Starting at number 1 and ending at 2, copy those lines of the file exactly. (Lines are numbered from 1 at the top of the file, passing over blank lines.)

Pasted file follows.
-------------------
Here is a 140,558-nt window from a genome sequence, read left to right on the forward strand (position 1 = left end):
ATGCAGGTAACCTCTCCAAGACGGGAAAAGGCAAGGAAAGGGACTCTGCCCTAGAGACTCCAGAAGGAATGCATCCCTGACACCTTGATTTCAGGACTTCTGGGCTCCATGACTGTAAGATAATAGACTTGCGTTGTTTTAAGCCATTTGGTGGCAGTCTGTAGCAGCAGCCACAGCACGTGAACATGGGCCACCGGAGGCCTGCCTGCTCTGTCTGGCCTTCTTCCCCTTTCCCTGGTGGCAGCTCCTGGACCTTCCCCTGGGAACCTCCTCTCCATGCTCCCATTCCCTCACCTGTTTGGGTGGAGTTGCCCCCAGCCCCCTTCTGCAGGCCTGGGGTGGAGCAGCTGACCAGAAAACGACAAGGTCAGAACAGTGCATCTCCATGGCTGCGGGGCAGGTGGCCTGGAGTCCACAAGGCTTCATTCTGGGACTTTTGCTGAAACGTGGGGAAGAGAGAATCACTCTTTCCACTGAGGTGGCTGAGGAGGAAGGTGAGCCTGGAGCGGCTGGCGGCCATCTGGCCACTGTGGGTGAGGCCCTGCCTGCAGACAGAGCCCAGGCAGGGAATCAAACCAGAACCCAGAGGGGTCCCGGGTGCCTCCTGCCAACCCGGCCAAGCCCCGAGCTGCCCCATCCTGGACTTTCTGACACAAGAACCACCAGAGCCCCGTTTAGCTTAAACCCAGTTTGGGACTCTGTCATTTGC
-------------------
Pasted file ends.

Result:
Here is a 140,558-nt window from a genome sequence, read left to right on the forward strand (position 1 = left end):
ATGCAGGTAACCTCTCCAAGACGGGAAAAGGCAAGGAAAGGGACTCTGCCCTAGAGACTCCAGAAGGAATGCATCCCTGACACCTTGATTTCAGGACTTCTGGGCTCCATGACTGTAAGATAATAGACTTGCGTTGTTTTAAGCCATTTGGTGGCAGTCTGTAGCAGCAGCCACAGCACGTGAACATGGGCCACCGGAGGCCTGCCTGCTCTGTCTGGCCTTCTTCCCCTTTCCCTGGTGGCAGCTCCTGGACCTTCCCCTGGGAACCTCCTCTCCATGCTCCCATTCCCTCACCTGTTTGGGTGGAGTTGCCCCCAGCCCCCTTCTGCAGGCCTGGGGTGGAGCAGCTGACCAGAAAACGACAAGGTCAGAACAGTGCATCTCCATGGCTGCGGGGCAGGTGGCCTGGAGTCCACAAGGCTTCATTCTGGGACTTTTGCTGAAACGTGGGGAAGAGAGAATCACTCTTTCCACTGAGGTGGCTGAGGAGGAAGGTGAGCCTGGAGCGGCTGGCGGCCATCTGGCCACTGTGGGTGAGGCCCTGCCTGCAGACAGAGCCCAGGCAGGGAATCAAACCAGAACCCAGAGGGGTCCCGGGTGCCTCCTGCCAACCCGGCCAAGCCCCGAGCTGCCCCATCCTGGACTTTCTGACACAAGAACCACCAGAGCCCCGTTTAGCTTAAACCCAGTTTGGGACTCTGTCATTTGC